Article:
The effects of the COVID-19 outbreak are unprecedented in living memory. Almost unique in peacetime, the changes to society, work and leisure are far-reaching, with major measures to prevent the spread of the virus in place in every country touched by it.
The crisis has shone a light on the central role of technology in our society. If our reliance on modern tech was something to be concerned about beforehand, it has become nothing short of vital now. Perhaps the Millennial generation – long mocked for their supposed obsession with technology over real-world interactions – are specially placed to adjust to these changes.
The Role of Technology
With many people confined to their homes for the foreseeable future, our internet connections have to stand in for many of the building blocks of normal life:
- Work: Those who are able to work from home have been told to do so. This has created an army of remote workers, many of them working from home for extended periods for the first time in their careers.
- Education: Since schools closed, many parents and family members are finding themselves in the role of temporary teachers. The internet provides endless content for activities to keep children happy, engaged and learning during the closure period, as well as providing a handy way for teachers to put work online for their students.
- Social Lives: With gatherings forbidden, technology allows us to remember that “social distancing” only refers to physical distance. Keeping in contact with our friends and family remotely is more important than ever. When phone calls and social media posts just aren’t enough, video calls can give us that much-needed dose of human interaction.
- Shopping: People have been advised to shop online for essentials where they’re able to. It’s not always possible – due to the greater demand, delivery slots are harder to come by – but where it can be done, it avoids unnecessary interaction with others and helps to stop the spread of the virus.
While for many people this is a revolution in how they live their lives, for many millennials, it is an intensifying of habits they already had.
Coming of age in the early 2000s, millennials were the first generation to fully embrace social media and go through the latter stages of school and university with broadband internet access close at hand. Keeping in touch with friends in far-flung places, ordering items online and doing work – or school work – at home is second nature to many. Though it is of course a generalisation, it may be the older generation who are feeling the most strain from the coronavirus lockdown.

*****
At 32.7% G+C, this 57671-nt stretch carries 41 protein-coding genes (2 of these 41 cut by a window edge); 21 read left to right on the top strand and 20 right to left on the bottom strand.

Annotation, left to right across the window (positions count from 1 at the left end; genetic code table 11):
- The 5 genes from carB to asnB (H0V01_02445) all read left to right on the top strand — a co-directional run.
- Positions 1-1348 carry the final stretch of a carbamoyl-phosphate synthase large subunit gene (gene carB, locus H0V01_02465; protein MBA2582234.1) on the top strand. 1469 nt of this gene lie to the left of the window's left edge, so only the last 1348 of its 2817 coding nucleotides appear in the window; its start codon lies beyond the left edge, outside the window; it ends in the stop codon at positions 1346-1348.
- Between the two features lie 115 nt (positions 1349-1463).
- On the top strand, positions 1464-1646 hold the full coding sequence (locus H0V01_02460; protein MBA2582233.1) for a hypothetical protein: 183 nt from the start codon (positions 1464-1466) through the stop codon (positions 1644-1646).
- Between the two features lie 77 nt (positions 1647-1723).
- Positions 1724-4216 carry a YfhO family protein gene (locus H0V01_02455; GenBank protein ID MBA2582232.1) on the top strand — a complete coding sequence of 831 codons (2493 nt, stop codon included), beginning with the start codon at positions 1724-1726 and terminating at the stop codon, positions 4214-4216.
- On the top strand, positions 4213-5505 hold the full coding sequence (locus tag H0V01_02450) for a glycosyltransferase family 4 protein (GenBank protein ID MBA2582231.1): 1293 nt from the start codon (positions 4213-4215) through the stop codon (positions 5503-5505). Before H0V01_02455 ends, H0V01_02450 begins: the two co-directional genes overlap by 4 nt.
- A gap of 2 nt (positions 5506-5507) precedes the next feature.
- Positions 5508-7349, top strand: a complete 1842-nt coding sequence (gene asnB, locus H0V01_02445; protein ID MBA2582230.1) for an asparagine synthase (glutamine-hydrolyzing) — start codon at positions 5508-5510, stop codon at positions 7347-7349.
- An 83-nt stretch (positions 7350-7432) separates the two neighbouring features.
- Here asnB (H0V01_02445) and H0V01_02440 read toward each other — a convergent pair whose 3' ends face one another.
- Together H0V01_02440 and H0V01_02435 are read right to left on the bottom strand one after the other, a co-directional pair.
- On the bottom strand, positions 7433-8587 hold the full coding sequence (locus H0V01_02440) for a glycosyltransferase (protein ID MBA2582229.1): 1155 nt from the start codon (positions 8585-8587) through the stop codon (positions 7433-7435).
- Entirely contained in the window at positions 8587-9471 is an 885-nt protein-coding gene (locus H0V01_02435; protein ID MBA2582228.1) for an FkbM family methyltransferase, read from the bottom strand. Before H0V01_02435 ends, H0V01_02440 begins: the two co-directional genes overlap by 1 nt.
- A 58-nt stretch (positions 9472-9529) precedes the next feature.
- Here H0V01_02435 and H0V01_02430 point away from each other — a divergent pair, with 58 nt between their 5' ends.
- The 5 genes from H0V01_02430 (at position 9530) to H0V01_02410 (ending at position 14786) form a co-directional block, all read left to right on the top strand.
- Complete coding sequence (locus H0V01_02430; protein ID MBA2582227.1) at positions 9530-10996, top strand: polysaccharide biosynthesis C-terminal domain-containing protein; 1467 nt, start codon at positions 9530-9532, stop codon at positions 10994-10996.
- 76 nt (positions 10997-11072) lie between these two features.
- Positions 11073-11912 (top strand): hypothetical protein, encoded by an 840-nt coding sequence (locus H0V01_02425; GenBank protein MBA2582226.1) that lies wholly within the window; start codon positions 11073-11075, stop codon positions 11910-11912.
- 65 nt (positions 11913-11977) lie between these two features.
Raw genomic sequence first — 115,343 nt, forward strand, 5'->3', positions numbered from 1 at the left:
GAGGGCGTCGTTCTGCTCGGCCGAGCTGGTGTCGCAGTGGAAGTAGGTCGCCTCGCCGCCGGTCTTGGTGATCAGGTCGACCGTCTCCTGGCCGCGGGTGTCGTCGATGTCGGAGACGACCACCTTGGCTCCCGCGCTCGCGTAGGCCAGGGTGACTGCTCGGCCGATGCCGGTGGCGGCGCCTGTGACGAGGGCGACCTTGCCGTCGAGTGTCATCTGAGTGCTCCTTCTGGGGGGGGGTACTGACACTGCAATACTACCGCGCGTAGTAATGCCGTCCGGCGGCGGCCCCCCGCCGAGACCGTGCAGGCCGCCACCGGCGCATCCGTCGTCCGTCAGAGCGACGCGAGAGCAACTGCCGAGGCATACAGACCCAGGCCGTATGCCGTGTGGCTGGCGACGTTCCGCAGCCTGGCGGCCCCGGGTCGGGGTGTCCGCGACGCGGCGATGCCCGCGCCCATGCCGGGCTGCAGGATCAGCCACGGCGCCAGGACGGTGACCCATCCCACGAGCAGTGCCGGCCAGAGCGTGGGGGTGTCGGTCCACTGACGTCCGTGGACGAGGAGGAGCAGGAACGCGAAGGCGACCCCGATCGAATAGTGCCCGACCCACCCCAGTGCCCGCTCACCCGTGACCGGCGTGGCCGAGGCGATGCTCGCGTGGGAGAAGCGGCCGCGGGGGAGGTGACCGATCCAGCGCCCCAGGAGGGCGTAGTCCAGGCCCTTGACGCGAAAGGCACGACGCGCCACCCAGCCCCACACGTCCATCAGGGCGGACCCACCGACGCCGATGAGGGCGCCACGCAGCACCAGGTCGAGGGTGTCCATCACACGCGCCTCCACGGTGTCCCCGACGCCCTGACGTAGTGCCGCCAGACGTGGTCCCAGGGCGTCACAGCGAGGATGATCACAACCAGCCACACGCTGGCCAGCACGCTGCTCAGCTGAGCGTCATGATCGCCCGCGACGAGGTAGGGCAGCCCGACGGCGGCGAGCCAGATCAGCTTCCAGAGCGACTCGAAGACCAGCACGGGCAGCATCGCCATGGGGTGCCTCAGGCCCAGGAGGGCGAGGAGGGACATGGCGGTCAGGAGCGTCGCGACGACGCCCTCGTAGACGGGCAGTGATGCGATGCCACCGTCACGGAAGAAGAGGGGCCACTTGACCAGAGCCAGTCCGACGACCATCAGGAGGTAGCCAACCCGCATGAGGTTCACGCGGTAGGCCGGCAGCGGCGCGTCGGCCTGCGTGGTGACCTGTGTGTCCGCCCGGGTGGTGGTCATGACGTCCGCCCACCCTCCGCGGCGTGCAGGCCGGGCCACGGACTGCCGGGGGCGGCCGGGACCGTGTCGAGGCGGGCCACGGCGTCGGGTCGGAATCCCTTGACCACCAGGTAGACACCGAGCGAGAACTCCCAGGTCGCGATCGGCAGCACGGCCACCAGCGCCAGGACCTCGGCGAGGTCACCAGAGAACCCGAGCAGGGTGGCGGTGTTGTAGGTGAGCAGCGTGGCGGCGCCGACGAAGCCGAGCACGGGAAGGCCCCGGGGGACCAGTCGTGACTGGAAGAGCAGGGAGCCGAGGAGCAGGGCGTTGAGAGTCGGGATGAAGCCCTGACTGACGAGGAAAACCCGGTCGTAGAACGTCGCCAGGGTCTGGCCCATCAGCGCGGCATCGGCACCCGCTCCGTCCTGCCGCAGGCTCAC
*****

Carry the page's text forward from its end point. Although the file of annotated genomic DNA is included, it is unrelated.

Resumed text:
Every generation expresses a preference for some flexibility in where they work from, but this has been particularly strong for millennials. For years before the crisis began, this age group were showing a strong desire to work from home where possible. It’s hard to predict what long-term effects the coronavirus lockdown will have on working practices, but with widespread home-working becoming the new (temporary) norm, it could be that more employers follow this line in the future, adapting their business demands to the needs of millennial workers.
Now more than ever, society needs to pull together – and that needs effort from people in all age groups.
This period has been full of examples of the best social media has to offer the world. For example, within a few days of the shutdown there were hundreds of Mutual Aid groups on Facebook, where local people who were vulnerable, self-isolating or running low on essential supplies could ask for help. There have also been successful fundraising efforts to help those most at risk of the virus, such as the Robin Hood Fund in Nottingham.
Video calling technology has also been useful for connecting older people who cannot leave their homes or receive visitors to their families – proving that far from pushing people apart as opponents of such technology have suggested, it can actually bring people separated by circumstances closer together.
Here are some more helpful tips and resources to help you while remote working:
Remote Working awareness course
Try our Remote Working awareness course to stay safe and healthy away from the office.
Information Security awareness training
With the flexibility to work from home in the current climate, it’s a great time to refresh your knowledge of keeping business information secure and working safely online. Try our awareness training courses on key information security topics to working safely and securely away from the office.
Business Contingency Plan (BCP) for Infection Outbreaks
A blog post with helpful tips for businesses on drawing up a business contingency plan and ensuring business continuity.
Mental Health While Working Remotely
A blog post with helpful tips on how to care for your mental health while working from home for longer periods.